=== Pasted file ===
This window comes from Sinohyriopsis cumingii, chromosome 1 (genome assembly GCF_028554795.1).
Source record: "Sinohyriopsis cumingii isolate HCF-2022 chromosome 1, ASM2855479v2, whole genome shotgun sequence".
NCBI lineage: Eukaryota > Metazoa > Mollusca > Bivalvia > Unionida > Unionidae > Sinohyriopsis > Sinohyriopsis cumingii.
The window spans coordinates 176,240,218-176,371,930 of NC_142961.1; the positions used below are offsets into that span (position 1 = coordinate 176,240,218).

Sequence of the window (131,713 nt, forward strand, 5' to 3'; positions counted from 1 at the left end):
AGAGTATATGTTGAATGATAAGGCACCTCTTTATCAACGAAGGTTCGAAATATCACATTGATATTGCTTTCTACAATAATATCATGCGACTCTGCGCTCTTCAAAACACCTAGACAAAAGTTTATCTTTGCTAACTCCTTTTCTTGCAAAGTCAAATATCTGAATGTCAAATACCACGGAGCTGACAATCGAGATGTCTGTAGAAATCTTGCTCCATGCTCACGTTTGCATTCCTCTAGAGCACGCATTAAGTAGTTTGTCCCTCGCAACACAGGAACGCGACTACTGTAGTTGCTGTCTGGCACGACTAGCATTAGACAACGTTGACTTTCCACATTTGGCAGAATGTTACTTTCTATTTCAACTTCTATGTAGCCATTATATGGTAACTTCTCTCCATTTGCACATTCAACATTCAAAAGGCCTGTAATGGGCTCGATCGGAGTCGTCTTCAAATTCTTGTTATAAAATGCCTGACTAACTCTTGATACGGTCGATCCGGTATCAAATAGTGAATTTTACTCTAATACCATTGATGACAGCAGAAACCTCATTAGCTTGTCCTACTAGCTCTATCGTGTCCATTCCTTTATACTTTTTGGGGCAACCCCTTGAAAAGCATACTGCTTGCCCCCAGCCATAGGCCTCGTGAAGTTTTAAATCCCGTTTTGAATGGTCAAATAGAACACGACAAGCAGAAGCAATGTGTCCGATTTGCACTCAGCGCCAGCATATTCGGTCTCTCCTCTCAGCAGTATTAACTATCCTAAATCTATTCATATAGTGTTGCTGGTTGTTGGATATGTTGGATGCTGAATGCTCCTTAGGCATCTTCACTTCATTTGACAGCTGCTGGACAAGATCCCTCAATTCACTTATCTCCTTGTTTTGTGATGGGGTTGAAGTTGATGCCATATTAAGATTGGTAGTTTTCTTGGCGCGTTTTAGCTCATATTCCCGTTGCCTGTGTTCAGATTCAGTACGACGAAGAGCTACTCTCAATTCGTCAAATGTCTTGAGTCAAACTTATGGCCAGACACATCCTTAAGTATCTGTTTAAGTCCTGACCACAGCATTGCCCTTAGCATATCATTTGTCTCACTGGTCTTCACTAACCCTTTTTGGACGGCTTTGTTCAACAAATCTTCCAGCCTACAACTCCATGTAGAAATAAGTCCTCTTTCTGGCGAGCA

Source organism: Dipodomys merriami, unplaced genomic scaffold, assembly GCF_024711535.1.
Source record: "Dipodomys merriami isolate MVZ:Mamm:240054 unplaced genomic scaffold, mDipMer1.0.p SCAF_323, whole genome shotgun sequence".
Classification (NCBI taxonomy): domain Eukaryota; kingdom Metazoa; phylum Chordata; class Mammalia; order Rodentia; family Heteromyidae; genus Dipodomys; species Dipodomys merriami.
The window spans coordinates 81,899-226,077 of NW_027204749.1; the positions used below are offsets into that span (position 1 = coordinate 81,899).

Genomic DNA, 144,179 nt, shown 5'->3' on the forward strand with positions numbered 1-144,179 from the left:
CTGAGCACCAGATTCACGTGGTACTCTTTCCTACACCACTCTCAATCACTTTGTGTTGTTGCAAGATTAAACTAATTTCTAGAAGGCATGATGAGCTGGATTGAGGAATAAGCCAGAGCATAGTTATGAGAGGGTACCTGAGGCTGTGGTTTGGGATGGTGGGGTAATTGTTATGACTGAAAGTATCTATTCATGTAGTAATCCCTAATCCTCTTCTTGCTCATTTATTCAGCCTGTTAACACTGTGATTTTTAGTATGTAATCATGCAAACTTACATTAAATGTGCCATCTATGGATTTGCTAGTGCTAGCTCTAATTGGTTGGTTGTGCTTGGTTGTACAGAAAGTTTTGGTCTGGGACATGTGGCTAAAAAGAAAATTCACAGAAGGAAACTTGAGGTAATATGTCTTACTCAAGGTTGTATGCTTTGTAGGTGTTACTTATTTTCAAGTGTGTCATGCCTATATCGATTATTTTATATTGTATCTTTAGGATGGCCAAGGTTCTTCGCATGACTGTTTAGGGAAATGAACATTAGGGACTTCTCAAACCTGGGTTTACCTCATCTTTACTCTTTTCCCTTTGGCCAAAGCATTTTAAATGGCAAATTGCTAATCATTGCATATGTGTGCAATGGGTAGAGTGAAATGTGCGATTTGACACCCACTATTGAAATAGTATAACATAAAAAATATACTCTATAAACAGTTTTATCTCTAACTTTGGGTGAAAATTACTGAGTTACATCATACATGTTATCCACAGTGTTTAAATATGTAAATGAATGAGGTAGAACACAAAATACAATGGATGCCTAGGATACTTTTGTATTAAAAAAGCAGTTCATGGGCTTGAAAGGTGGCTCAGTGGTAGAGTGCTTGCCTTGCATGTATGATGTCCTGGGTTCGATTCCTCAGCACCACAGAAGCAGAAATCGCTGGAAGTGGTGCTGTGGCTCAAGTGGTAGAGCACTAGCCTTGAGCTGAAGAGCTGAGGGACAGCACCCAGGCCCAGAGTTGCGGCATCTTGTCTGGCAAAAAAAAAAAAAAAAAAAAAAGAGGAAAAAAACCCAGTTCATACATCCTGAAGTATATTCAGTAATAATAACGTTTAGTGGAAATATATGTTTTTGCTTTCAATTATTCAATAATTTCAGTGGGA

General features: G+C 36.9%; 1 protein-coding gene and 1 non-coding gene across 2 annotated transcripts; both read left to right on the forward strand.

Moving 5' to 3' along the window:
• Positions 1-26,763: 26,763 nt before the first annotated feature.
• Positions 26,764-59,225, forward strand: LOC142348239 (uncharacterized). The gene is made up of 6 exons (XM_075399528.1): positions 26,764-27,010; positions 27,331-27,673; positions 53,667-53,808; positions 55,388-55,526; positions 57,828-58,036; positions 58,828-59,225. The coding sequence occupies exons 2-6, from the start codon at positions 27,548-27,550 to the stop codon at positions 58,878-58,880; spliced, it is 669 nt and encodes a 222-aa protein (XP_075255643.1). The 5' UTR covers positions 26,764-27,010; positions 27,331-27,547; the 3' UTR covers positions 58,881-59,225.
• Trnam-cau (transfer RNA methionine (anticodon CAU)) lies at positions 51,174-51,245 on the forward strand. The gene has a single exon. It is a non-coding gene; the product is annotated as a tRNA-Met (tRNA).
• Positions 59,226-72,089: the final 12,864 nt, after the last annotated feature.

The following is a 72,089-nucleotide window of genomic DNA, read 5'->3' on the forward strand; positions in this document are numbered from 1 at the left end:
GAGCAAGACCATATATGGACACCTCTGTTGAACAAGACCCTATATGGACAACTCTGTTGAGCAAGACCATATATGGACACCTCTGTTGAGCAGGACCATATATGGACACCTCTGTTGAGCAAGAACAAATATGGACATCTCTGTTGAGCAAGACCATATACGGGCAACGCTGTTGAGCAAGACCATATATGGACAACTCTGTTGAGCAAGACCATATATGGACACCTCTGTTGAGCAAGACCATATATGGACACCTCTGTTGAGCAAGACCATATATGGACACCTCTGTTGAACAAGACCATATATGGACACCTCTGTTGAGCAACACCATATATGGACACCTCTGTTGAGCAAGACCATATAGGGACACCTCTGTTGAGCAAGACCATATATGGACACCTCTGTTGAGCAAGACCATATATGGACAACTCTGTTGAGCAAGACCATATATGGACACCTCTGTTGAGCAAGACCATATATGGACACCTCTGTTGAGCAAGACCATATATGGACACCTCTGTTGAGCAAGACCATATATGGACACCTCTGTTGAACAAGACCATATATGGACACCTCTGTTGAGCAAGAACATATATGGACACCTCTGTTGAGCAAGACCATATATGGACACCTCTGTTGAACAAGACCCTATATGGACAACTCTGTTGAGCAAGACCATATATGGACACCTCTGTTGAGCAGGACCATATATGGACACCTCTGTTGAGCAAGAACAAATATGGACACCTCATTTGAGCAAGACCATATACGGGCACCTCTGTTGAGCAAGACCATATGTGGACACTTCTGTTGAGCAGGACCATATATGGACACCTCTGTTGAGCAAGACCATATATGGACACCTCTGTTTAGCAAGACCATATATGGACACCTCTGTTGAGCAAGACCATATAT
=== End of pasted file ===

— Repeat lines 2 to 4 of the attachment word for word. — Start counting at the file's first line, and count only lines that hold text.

Source record: "Sinohyriopsis cumingii isolate HCF-2022 chromosome 1, ASM2855479v2, whole genome shotgun sequence".
NCBI lineage: Eukaryota > Metazoa > Mollusca > Bivalvia > Unionida > Unionidae > Sinohyriopsis > Sinohyriopsis cumingii.
The window spans coordinates 176,240,218-176,371,930 of NC_142961.1; the positions used below are offsets into that span (position 1 = coordinate 176,240,218).